Then, explore the other functions.

    It can crop, it offers layers, it offers a quick mask function that allows you to be very precise in selecting elements of your photo, you can cut, paste, content aware fill, smart select, and on and on.

    None of the above is inherently better than or worse than what you can accomplish in the super expensive Photoshop, but probably more than what you can accomplish in Elements (for which you pay money).

    To be fair, you cannot edit 16 bit images, but, UFRaw will allow you to make the most important adjustments in 16-bit before you move on to Gimp to do your final editing.

    If you shoot exclusively in Jpeg mode, then your images start out as 8-bit files. If you shoot in RAW, they are likely 12-bit or 14-bit images. Unless you need to export in 16-bit (for professional publications, perhaps), then you really do not need 16-bit. If you are printing on an inkjet printer, you will be hard pressed to tell the difference. If you are posting to the internet, you would, by necessity, need to convert 16-bit images to 8-bit images anyhow.

    So the 8-bit/16-bit thingy is overblown in my opinion.

    I have Photoshop, Elements, and Gimp, and I prefer Gimp for its more direct, simple interface. Photoshop proponents will knock Gimp for its user interface. That is generally due to religious disdain for Gimp or lack of experience with current versions.

    Cinepaint is a branch related to Gimp that is 16-bit capable, but progress on its development moves at an evolutionary pace, and that interface is (at least to me) truly frustrating. Gimp has undergone some very useful developmental changes that make it, IMHO, very user friendly.

    Those who knock it, generally, are entrenched in the PS user interface (nothing wrong with that except that Gimp gets knocked unfairly) or have not used Gimp since its UI enhancements.

    To sum up, personally, I think you owe it to yourself to give Gimp a fair workout before you invest in something else and embark on an unending and expensive upgrade path that will net you no practical benefit.

    Trying Gimp for free does not close your options to join the paying masses who seem addicted to Photoshop. If you turn pro and need Phtoshop, learning it from a Gimp background is no huge task.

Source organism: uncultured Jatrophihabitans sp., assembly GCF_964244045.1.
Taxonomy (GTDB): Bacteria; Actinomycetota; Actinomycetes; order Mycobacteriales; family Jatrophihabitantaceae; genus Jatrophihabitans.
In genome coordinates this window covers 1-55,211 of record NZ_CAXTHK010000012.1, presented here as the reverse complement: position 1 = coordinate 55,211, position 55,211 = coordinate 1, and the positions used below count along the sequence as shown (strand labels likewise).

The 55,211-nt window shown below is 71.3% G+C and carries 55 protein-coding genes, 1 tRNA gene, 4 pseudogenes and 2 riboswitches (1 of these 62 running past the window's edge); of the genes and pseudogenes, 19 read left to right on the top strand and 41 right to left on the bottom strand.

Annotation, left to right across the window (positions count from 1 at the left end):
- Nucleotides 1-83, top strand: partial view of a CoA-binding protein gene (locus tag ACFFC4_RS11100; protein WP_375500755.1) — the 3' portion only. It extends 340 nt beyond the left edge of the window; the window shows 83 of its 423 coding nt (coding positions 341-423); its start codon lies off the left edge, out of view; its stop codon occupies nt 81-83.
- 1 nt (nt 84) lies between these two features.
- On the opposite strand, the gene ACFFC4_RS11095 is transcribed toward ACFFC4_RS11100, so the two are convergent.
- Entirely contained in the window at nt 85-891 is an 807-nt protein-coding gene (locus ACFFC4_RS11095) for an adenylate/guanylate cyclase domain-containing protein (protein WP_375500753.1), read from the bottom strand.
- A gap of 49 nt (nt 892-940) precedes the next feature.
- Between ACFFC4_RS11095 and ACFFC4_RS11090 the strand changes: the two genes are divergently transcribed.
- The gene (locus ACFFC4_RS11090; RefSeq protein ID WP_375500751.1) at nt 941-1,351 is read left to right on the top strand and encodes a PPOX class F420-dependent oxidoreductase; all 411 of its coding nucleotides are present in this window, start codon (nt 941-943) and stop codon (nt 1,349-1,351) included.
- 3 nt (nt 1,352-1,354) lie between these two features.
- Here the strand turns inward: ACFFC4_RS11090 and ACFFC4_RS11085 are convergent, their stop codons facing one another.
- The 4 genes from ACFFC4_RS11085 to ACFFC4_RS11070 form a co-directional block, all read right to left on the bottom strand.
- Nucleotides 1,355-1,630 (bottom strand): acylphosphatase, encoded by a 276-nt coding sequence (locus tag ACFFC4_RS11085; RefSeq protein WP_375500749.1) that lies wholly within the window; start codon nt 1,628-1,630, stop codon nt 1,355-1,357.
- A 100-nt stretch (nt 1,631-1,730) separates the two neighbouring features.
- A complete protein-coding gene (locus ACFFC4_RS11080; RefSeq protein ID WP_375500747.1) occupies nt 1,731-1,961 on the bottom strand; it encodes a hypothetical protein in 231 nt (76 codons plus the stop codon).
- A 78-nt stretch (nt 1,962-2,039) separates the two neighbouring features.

In the meantime, you get 98% of its functionality for free.

    Just sayin'.

    Caruso
    Last edited by carusoswi; 02-09-2011 at 04:18 AM.

  11. #11
    KmH
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    Lightroom is an incomplete image editing solution.

    Lightroom cannot run actions.

    Lightroom cannot do layers.

    Lightroom has only rudimentry selection tools.

    Lightroom's main function is image database management, not image editing.

    Adobe Photoshop Elements can run many actions but cannot record them.

    IIRC Paint Shop Pro can't run actions.
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  12. #12
    I spend too much of my life on TPF!
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    Before I purchased Photo Shop Elements, I was using web based Picnik. www.picnik.com. It has loads of features and for $29 per year, you get the premium membership. Lots of the same editing that I see in Photo Shop. Clone stamping, sharpening, airburush, b&w, sepia, blemish fix, etc. Nice starter program IMHO.
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  13. #13
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    PS Elements (which I use) is usually under $80 from costco.com. I do not think you need a membership to purchase online.